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The Soft Fruit Harvest.

Whilst the early soft fruit harvest this year has been generally good, success has been a little mixed with some bushes not producing. After reducing the quantity of my Strawberry plants, by removing a lot of plants and making the rows back into recognisable rows, I expected there to be far less fruit, but there was still a fairly good quantity. My patch of young White Strawberries, (Pine Berries) were a totally unknown entity so even getting a good tub full was a bonus. The berries were a bit on the small side, but the plants are still only little and it was the first years fruit, so maybe as they get more energy they will produce bigger fruit, or maybe they are just small berried plants. The original, single parent plant that I bought, had one or two larger fruits on in the first place. And yes it is quite easy to tell when the fruits are ripe as they get a pink blush round the pips on the berries. As the Strawberries get over ripe though, they get an unappetising brown hue to them. Taste wise the white strawberries do have a little less sweetness about them, but in a blind taste test most people would probably not realise there was anything special about them. However, when you first try one your senses get mixed singles with the fruit being white and yet they still taste like a normal Strawberry. Very weird!

The red Gooseberries on my plot have fruited well this year with no problem over Gooseberry Sawfly and no leaf loss. I donít think that this was due to my companion planting of Onions and Thymes, although I would like to think so, but I think it was just a bad year for that particular pest as other people have had no problem with Sawfly either.

Nor have the Red and White Currants suffered from Gooseberry Sawfly and the Blackcurrants have yielded quite a good crop of berries some of which have gone into the freezer at home for the Winter months.

I have lost patience with my two big Josta Berry bushes that are a cross between a Black Currant and Gooseberry and that have been a complete waste of time as they have never produced much fruit. Last year I think we had just one pound of berries and thought that it was a sign that they were going to do better, but they havenít, so they have been cut down and shredded for use as a mulch. They were huge bushes so the roots will take some getting out, but I am sure that my pick will do the job. When they do come out, the soil will have to be re-energised where they were before replanting with anything as it will be very poor and dust like after 4 years of having all the nutrients taken from it.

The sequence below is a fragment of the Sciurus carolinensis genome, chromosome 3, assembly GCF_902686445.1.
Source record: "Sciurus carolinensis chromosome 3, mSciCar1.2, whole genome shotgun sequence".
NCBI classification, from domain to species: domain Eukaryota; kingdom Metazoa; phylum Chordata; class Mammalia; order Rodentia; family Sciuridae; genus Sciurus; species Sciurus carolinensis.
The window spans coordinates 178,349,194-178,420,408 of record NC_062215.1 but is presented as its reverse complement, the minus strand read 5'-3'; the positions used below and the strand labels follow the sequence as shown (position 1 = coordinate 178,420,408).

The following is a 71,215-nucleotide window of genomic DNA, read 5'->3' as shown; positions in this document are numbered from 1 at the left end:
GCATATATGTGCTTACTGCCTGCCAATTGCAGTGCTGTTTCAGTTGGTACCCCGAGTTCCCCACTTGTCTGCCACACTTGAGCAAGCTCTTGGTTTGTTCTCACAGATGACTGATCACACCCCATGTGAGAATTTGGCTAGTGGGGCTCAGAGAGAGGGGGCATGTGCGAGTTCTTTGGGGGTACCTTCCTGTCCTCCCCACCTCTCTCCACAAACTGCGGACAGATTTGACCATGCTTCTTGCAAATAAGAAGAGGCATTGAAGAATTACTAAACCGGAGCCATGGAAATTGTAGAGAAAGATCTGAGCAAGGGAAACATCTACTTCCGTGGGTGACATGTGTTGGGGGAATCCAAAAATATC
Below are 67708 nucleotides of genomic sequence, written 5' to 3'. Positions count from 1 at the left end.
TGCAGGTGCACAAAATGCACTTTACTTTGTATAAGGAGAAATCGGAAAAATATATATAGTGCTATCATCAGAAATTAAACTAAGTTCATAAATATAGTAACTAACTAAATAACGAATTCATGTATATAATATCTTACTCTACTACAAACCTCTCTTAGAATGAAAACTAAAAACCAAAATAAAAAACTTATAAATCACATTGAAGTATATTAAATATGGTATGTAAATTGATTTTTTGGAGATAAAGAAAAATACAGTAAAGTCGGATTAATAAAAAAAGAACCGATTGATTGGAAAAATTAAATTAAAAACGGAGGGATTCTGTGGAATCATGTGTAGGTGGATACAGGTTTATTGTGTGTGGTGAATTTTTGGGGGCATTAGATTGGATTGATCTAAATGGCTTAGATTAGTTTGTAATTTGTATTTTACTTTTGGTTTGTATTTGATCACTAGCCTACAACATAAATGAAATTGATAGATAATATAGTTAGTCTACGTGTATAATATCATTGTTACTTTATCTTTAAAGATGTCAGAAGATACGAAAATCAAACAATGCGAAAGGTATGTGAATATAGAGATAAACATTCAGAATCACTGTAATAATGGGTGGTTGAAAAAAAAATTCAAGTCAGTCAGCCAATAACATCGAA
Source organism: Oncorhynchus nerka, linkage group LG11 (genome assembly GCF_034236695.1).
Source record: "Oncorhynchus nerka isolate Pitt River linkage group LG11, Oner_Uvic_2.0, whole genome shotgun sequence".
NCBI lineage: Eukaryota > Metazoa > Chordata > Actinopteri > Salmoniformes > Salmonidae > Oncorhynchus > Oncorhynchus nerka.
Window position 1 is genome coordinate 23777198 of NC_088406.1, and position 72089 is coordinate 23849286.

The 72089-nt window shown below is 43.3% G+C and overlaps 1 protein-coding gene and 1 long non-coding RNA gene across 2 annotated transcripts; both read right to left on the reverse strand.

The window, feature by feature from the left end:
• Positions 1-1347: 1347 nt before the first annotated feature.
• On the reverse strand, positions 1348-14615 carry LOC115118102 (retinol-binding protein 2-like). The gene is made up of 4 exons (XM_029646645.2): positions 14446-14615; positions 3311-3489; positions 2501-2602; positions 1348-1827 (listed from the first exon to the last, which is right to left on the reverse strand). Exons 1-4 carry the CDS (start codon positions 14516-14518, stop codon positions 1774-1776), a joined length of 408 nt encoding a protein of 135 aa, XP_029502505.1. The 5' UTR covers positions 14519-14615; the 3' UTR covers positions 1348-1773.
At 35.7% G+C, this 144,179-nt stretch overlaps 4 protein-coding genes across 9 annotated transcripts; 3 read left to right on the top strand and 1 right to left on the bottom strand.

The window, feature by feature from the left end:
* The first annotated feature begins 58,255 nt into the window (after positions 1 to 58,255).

Elsewhere on my plot my Blue berries are doing much better than they were at home as the free draining soil obviously suits them and my Pink Blueberries are settling in nicely with lots of fresh growth. At least one Blueberry bush has a worthwhile picking on it already.

Moving onto the more exotic - the numerous small bunches of grapes are developing nicely on my plot and the vines are obviously loving this hot spell and showing their appreciation by putting on lots of soft, luxuriant growth that I have to keep trimming to keep them in shape. Some cuttings have been rooted fairly easily in water to replace any vines that might succumb in a hard Winter.

A couple of my Cape Gooseberry bushes that I replanted after over-wintering have died leaving about 4 still growing. Hopefully, these will fruit well enough to make up for their small numbers. This coming Winter though, I will make more of an effort to keep them better.

On my plot I also have two little Fig trees that were grown from cuttings taken off my big tree at home. They are only about 3 feet high, but are getting established and have their first figs on that will ripen in September. As they grow I will prune them hard and train them out into a sort of fan shape, so that they donít take up much space.

Still on the subject of fruit, many people like to protect their soft Fruit with netting. However, people should be warned that we have had several instances of birds getting trapped in loose netting and even inside a fruit cage. They will quickly die if they get caught, so plot-holders should make sure that any netting is fastened down tautly and securely, although I did point out to the fruit cage owner that the bird would have been all right if she had left it as it had plenty of food in there! Another problem for birds in hot weather is getting water. We have already had one instance of a bird drowning in a water tub, so here again people should be wary of problems. Personally, I think that if the plants are doing well they should produce enough to go round without resorting to netting all the fruit.

 

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